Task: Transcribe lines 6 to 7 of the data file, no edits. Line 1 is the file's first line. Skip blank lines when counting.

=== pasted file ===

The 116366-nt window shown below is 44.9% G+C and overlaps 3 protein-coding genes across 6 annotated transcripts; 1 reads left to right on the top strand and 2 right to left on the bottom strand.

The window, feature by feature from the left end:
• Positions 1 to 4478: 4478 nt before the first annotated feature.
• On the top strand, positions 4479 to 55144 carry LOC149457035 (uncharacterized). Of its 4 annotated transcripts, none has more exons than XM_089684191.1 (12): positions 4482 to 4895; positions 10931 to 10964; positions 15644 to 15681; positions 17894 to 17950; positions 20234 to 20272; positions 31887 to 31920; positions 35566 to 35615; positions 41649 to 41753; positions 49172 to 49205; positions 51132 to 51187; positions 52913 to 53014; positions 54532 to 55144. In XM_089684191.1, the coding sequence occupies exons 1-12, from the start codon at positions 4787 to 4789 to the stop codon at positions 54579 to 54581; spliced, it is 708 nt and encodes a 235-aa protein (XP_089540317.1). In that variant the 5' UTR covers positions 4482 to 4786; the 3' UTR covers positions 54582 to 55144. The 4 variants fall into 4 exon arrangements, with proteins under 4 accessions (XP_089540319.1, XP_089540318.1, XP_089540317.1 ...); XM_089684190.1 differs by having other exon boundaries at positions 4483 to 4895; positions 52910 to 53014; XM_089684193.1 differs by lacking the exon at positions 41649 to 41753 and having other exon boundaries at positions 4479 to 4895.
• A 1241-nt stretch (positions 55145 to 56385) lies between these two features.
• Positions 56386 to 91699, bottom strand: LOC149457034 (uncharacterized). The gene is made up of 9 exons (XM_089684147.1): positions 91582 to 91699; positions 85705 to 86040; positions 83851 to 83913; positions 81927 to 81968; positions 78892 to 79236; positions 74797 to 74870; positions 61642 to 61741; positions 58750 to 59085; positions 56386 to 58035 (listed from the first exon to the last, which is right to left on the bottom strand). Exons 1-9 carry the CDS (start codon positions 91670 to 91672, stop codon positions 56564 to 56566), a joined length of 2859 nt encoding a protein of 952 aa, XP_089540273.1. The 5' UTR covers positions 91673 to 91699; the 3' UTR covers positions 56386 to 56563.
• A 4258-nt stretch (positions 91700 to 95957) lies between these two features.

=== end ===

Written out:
• Positions 56386 to 91699, bottom strand: LOC149457034 (uncharacterized). The gene is made up of 9 exons (XM_089684147.1): positions 91582 to 91699; positions 85705 to 86040; positions 83851 to 83913; positions 81927 to 81968; positions 78892 to 79236; positions 74797 to 74870; positions 61642 to 61741; positions 58750 to 59085; positions 56386 to 58035 (listed from the first exon to the last, which is right to left on the bottom strand). Exons 1-9 carry the CDS (start codon positions 91670 to 91672, stop codon positions 56564 to 56566), a joined length of 2859 nt encoding a protein of 952 aa, XP_089540273.1. The 5' UTR covers positions 91673 to 91699; the 3' UTR covers positions 56386 to 56563.
• A 4258-nt stretch (positions 91700 to 95957) lies between these two features.